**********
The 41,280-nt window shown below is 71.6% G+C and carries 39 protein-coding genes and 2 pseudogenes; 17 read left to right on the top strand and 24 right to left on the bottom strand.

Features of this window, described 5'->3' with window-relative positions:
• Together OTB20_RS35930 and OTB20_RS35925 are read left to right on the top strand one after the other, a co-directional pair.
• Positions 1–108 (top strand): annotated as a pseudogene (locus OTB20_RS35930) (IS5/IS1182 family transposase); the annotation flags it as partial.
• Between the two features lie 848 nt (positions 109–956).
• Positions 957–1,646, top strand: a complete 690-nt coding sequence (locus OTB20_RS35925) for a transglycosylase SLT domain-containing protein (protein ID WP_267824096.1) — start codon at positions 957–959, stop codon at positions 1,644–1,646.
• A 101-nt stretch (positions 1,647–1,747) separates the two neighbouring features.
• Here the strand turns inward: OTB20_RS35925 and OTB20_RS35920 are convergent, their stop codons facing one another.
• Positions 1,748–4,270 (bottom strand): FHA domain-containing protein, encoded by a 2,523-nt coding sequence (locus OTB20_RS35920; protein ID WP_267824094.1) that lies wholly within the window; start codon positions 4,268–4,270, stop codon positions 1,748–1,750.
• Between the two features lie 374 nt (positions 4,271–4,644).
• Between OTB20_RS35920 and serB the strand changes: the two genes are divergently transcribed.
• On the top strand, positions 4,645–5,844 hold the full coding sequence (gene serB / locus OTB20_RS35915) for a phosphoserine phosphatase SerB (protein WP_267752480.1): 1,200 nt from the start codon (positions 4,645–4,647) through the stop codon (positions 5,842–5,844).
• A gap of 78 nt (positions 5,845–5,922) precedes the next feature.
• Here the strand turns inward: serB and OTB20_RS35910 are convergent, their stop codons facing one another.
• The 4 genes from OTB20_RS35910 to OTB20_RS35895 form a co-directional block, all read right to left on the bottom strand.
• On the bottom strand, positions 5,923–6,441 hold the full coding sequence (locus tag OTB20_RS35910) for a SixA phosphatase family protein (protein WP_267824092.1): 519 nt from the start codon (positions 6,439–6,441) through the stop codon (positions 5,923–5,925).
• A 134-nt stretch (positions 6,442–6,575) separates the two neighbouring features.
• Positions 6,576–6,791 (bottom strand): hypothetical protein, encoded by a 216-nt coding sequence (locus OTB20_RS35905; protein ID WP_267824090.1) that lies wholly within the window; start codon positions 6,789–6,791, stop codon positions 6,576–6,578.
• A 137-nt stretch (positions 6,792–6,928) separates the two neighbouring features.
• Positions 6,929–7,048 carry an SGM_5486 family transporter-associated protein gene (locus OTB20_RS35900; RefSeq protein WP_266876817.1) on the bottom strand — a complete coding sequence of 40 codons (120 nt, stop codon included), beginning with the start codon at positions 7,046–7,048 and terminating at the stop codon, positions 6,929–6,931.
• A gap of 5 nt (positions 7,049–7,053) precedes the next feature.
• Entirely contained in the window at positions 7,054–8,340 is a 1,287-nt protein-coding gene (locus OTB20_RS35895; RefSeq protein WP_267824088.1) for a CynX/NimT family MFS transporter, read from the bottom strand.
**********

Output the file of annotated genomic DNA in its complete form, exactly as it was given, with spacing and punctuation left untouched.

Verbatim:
The 41,280-nt window shown below is 71.6% G+C and carries 39 protein-coding genes and 2 pseudogenes; 17 read left to right on the top strand and 24 right to left on the bottom strand.

Features of this window, described 5'->3' with window-relative positions:
• Together OTB20_RS35930 and OTB20_RS35925 are read left to right on the top strand one after the other, a co-directional pair.
• Positions 1–108 (top strand): annotated as a pseudogene (locus OTB20_RS35930) (IS5/IS1182 family transposase); the annotation flags it as partial.
• Between the two features lie 848 nt (positions 109–956).
• Positions 957–1,646, top strand: a complete 690-nt coding sequence (locus OTB20_RS35925) for a transglycosylase SLT domain-containing protein (protein ID WP_267824096.1) — start codon at positions 957–959, stop codon at positions 1,644–1,646.
• A 101-nt stretch (positions 1,647–1,747) separates the two neighbouring features.
• Here the strand turns inward: OTB20_RS35925 and OTB20_RS35920 are convergent, their stop codons facing one another.
• Positions 1,748–4,270 (bottom strand): FHA domain-containing protein, encoded by a 2,523-nt coding sequence (locus OTB20_RS35920; protein ID WP_267824094.1) that lies wholly within the window; start codon positions 4,268–4,270, stop codon positions 1,748–1,750.
• Between the two features lie 374 nt (positions 4,271–4,644).
• Between OTB20_RS35920 and serB the strand changes: the two genes are divergently transcribed.
• On the top strand, positions 4,645–5,844 hold the full coding sequence (gene serB / locus OTB20_RS35915) for a phosphoserine phosphatase SerB (protein WP_267752480.1): 1,200 nt from the start codon (positions 4,645–4,647) through the stop codon (positions 5,842–5,844).
• A gap of 78 nt (positions 5,845–5,922) precedes the next feature.
• Here the strand turns inward: serB and OTB20_RS35910 are convergent, their stop codons facing one another.
• The 4 genes from OTB20_RS35910 to OTB20_RS35895 form a co-directional block, all read right to left on the bottom strand.
• On the bottom strand, positions 5,923–6,441 hold the full coding sequence (locus tag OTB20_RS35910) for a SixA phosphatase family protein (protein WP_267824092.1): 519 nt from the start codon (positions 6,439–6,441) through the stop codon (positions 5,923–5,925).
• A 134-nt stretch (positions 6,442–6,575) separates the two neighbouring features.
• Positions 6,576–6,791 (bottom strand): hypothetical protein, encoded by a 216-nt coding sequence (locus OTB20_RS35905; protein ID WP_267824090.1) that lies wholly within the window; start codon positions 6,789–6,791, stop codon positions 6,576–6,578.
• A 137-nt stretch (positions 6,792–6,928) separates the two neighbouring features.
• Positions 6,929–7,048 carry an SGM_5486 family transporter-associated protein gene (locus OTB20_RS35900; RefSeq protein WP_266876817.1) on the bottom strand — a complete coding sequence of 40 codons (120 nt, stop codon included), beginning with the start codon at positions 7,046–7,048 and terminating at the stop codon, positions 6,929–6,931.
• A gap of 5 nt (positions 7,049–7,053) precedes the next feature.
• Entirely contained in the window at positions 7,054–8,340 is a 1,287-nt protein-coding gene (locus OTB20_RS35895; RefSeq protein WP_267824088.1) for a CynX/NimT family MFS transporter, read from the bottom strand.